Ficus deltoidea

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Mas Cotek
Ficus deltoidea.jpg
Ficus deltoidea at Olbrich Botanical Gardens, Madison, WI
Scientific classification
Kingdom: Plantae
(unranked): Angiosperms
(unranked): Eudicots
(unranked): Rosids
Order: Rosales
Family: Moraceae
Genus: Ficus
Species: F. deltoidea
Binomial name
Ficus deltoidea
Jack

Ficus deltoidea, commonly known as mistletoe fig (Mas Cotek in Malaysian or สาลิกาลิ้นทอง in Thai) is a large shrub or small tree species native to Southeast Asia, and widely naturalized in other parts of the world.

Description[edit]

F. deltoidea is a small perennial herb, growing up to about 2 m tall, with thick leaves that are deltoid in shape, rounded at the apex and tapering at the base.[1] The upper surface of the plants' leaves are dark, shining green, while the lower surface is golden yellow with black spots. Male and female plants are physically distinctive, with the leaves of female plants being big and round, while the leaves of male plants are small, round and long.[1] The plant grows wild in eastern peninsular Malaysia (Kelantan, Terengganu) and in Borneo (Sabah, Sarawak and Kalimantan), and is used by the traditional medical practitioners in these regions.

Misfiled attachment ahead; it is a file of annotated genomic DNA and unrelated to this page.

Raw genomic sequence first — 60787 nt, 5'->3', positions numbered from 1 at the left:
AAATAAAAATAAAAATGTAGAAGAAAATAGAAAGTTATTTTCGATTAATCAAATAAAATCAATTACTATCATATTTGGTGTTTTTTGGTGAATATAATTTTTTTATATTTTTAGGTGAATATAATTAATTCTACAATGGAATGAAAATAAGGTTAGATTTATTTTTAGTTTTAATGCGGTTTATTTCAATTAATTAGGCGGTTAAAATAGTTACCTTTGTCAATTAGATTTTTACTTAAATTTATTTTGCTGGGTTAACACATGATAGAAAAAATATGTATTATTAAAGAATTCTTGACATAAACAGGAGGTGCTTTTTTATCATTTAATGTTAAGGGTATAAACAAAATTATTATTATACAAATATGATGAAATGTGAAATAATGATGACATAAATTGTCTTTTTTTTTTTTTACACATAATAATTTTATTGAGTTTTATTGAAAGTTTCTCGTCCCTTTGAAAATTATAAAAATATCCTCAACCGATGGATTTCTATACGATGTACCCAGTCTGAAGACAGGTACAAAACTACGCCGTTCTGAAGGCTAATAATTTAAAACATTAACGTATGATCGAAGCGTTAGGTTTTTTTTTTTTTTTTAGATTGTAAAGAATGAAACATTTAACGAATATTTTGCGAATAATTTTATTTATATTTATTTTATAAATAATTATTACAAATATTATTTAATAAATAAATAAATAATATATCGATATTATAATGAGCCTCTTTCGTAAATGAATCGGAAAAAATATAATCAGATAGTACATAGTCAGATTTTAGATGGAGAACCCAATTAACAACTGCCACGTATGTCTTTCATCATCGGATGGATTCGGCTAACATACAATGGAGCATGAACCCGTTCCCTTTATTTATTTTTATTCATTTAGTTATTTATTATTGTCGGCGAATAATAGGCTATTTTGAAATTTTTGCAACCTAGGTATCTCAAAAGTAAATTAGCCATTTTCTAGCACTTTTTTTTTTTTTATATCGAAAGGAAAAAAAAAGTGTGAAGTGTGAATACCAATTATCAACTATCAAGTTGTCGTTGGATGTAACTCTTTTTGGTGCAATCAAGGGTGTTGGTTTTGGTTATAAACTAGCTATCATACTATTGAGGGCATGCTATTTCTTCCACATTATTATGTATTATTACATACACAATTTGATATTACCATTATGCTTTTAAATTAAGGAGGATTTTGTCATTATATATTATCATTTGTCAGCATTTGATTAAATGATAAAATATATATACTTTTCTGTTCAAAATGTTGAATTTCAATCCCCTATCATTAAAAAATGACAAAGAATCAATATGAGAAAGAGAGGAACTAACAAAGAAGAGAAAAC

Uses[edit]

The plant is used in the traditional medicine in eastern Peninsular Malaysia and Borneo, where its leaves, fruits, stems and roots are believed to have healing properties. Among the traditional uses attributed to this plant include menstrual cycle regulation; the treatment of post-partum depression, lung diseases, high blood pressure, diabetes, and skin problems;[1] as well as an aphrodisiac for both men and women.[2]

F. deltoidea has been commercialized in the region of its origin, where it is used as an ingredient in herbal drinks, coffee drinks, supplements, and massage oils.

Chemical composition[edit]

F. deltoidea has been reported to contain triterpenoids and natural phenols (flavonoids and proanthocyanins, a type of condensed tannins).[3]

References[edit]

  1. ^ a b c Hassan, W. E. (2006). Healing Herbs of Malaysia. Kuala Lumpur: Federal Land Development Agency. ISBN 9789839954425. 
  2. ^ Bodeker, G. (2009). Health and Beauty from the Rainforest: Malaysian Traditions of Ramuan. Kuala Lumpur: Didier Millet. ISBN 978-981-4217-91-0. 
  3. ^ Farsi, Elham (2014). "Preclinical evaluation of antidiabetic properties of Ficus deltoidea". Lambert Academic Publishing.